I want to dedicate this post to the work of the Canadian poet, Robert Bringhurst. It is either the perfect example of our xenophobic poetic culture in the US, or else my own narrow-gauge attention to what is — in this case so gloriously — being written elsewhere in North America that I had not heard of him until recently. Now I am reading his Selected Poems from Copper Canyon, and I am completely in thrall to this body of work: serious and playful, political and spiritual, formal, lyrical, learned, and sublime. Here is his “These Poems, She Said”
these poems, she said, are poems
with no love in them. These are the poems of a man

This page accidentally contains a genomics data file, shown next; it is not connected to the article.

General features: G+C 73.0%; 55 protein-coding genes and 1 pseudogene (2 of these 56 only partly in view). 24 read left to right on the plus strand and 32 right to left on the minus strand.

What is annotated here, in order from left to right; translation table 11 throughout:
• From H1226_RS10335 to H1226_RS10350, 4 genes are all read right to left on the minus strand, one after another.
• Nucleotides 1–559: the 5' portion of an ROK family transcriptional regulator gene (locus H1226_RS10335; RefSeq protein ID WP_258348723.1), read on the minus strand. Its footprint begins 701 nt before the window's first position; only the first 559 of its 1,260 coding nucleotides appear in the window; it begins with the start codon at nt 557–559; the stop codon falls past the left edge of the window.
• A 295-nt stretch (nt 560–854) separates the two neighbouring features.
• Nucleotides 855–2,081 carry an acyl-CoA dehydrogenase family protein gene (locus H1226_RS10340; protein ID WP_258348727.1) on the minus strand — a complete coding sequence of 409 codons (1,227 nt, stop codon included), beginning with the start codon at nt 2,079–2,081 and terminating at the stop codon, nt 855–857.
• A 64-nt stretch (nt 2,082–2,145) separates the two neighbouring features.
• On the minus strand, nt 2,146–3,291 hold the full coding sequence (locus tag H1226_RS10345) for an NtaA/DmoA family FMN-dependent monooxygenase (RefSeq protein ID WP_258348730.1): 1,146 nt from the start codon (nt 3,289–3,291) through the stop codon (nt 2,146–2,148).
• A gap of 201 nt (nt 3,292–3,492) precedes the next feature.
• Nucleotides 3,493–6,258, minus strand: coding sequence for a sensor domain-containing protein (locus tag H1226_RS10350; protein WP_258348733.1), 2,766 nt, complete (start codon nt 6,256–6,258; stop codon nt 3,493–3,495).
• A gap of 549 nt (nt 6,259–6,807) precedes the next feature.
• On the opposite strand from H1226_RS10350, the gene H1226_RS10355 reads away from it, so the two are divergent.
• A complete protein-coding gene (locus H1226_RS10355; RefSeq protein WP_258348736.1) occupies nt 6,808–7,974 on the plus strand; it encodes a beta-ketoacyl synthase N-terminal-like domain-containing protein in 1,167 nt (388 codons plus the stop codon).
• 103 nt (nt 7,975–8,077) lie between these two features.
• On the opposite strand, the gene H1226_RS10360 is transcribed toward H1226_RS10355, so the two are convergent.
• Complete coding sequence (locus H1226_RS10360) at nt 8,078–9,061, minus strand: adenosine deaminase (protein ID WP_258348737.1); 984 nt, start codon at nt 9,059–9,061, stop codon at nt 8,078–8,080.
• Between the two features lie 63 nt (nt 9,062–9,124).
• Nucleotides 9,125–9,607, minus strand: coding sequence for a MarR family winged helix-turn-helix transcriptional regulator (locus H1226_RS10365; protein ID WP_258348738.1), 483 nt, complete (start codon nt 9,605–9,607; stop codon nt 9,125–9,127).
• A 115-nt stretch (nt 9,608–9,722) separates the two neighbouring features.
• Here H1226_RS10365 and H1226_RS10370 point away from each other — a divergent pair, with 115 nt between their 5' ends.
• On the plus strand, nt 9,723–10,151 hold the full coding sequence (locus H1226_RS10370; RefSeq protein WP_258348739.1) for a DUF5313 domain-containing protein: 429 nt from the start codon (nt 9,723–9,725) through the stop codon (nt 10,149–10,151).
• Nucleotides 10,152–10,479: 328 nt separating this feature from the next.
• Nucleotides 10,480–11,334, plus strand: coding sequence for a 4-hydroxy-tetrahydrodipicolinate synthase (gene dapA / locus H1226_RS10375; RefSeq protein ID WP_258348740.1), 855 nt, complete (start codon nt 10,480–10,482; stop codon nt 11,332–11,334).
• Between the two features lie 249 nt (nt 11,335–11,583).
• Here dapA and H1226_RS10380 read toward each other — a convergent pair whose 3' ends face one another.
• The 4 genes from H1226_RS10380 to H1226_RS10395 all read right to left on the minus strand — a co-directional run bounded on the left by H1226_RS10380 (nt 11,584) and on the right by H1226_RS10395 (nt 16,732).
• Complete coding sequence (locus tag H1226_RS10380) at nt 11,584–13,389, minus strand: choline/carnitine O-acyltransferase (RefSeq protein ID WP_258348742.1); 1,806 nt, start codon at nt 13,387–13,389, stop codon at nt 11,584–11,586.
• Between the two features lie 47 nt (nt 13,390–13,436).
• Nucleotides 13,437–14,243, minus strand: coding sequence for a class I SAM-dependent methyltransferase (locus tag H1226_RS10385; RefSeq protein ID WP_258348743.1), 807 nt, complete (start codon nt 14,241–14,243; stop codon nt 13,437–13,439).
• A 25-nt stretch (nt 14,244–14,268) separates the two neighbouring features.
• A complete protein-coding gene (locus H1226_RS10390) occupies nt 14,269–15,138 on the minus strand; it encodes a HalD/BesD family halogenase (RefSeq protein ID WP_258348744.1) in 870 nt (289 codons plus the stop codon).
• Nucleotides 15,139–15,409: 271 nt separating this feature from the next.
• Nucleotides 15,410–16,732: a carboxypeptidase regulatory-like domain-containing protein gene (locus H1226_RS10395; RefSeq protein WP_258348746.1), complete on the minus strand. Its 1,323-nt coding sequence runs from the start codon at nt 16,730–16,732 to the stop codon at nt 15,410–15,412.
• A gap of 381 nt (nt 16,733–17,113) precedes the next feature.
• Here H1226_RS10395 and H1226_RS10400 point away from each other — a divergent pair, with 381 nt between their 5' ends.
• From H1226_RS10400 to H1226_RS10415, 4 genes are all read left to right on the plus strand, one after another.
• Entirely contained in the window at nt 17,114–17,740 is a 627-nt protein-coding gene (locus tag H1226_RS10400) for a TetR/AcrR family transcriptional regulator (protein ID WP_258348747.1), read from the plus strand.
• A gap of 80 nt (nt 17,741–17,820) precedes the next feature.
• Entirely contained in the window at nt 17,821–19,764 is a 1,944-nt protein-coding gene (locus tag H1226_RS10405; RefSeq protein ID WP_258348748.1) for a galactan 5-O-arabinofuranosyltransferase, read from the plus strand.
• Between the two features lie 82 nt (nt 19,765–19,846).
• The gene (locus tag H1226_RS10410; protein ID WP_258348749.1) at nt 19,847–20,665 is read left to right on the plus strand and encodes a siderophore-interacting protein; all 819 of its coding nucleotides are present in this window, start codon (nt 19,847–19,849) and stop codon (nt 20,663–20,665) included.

who would leave his wife and child because
they made noise in his study. These are the poems
of a man who would murder his mother to claim
the inheritance. These are the poems of a man
like Plato, she said, meaning something I did not
comprehend but which nevertheless
offended me. These are the poems of a man
who would rather sleep with himself than with women,
she said. These are the poems of a man
with eyes like a drawknife, with hands like a pickpocket’s
hands, woven of water and logic
and hunger, with no strand of love in them. These
poems are as heartless as birdsong, as unmeant
as elm leaves, which if they love love only
the wide blue sky and the air and the idea
of elm leaves. Self-love is an ending, she said,
and not a beginning. Love means love
of the thing sung, not of the song or the singing.
These poems, she said....
You are, he said,
That is not love, she said rightly.